As 192 countries meet in Copenhagen to wrangle out a complex and at times sticky agreement to combat climate change, the World Meteorological Organization (WMO) has released new evidence that the world is undergoing warming. According to the WMO the current decade is likely the warmest on record.
“The decade of the 2000s (2000–2009) was warmer than the decade spanning the 1990s (1990–1999), which in turn was warmer than the 1980s (1980–1989),” the press release states.
Global average temperatures have been rising for 150 years (when the first dependable temperature measurements were taken) with the warming trend has increasing since the 1970s.
Intergovernmental Panel on Climate Change (IPCC) graph showing that surface temperatures for the past 140 years (global) and the past 1000 years (Northern Hemisphere).
While 1998 is still considered the warmest year on record, researchers say that preliminary data shows 2009 will likely be the fifth warmest. The analysis also shows that while the US and Canada experienced cooler than average temperature this year, temperatures in Southeast Asia and Africa could be the warmest yet.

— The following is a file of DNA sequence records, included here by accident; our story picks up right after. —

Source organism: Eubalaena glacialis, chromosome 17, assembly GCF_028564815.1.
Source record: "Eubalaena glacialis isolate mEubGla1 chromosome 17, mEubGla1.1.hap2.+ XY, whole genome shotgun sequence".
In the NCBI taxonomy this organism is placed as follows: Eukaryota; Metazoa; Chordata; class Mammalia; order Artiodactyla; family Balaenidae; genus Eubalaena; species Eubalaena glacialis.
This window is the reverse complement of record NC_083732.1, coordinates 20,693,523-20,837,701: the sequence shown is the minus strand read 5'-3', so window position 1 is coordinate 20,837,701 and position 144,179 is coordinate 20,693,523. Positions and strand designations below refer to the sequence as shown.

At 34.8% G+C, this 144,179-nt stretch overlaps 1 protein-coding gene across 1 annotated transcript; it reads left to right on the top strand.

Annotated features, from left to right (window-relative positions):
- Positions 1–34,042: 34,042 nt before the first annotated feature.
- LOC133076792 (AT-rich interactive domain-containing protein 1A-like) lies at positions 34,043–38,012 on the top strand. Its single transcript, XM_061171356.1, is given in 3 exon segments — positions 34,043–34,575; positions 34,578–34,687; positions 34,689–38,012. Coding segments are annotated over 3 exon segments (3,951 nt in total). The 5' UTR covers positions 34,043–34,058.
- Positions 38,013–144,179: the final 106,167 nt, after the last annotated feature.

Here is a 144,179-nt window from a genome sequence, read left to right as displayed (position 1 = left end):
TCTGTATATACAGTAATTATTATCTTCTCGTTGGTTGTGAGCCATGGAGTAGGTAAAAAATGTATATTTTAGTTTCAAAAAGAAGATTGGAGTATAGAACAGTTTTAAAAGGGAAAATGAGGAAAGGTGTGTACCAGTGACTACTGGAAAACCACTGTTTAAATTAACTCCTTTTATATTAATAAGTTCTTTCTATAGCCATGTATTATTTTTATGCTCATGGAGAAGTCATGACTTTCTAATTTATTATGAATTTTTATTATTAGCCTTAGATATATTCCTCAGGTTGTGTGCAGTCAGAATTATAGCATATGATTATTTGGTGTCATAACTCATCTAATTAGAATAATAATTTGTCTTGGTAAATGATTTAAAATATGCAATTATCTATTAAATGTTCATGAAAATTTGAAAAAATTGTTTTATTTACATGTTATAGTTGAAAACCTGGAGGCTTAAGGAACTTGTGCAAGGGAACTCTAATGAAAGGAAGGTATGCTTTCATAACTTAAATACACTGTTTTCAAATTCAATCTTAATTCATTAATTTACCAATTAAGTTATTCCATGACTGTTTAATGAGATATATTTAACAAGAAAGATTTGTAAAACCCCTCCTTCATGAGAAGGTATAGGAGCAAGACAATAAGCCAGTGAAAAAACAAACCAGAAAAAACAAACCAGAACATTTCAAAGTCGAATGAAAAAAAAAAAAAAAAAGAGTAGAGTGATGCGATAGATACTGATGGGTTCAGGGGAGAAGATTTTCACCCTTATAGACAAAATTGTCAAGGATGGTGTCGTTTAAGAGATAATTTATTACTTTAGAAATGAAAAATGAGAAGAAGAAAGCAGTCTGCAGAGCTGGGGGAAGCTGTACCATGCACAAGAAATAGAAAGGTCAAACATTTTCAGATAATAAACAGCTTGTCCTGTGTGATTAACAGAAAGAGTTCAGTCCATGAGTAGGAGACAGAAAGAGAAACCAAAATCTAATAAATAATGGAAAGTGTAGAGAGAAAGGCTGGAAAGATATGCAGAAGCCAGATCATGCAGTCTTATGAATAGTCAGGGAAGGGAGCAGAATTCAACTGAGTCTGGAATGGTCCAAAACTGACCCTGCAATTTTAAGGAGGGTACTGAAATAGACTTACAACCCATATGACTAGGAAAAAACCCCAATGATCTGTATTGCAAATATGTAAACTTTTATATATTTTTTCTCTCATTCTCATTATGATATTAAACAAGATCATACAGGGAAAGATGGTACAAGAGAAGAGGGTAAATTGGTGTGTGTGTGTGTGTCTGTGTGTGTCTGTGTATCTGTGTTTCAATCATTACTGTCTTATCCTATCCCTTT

Warmer temperature exacerbated drought conditions across the world. According to WMO, China experienced its worst drought in five decades. Drought in East Africa killed tens of thousands of livestock, while a poor monsoon season hit India’s agriculture hard. A crippling drought in Australia also continued unabated this year.
Temperature data is collected from climate and weather stations around the world, ships and buoys on the sea, and satellites.
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Sea levels set to rise as Arctic warming replaces millennia long natural cooling cycle
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Global warming estimates double in severity according to new MIT modeling
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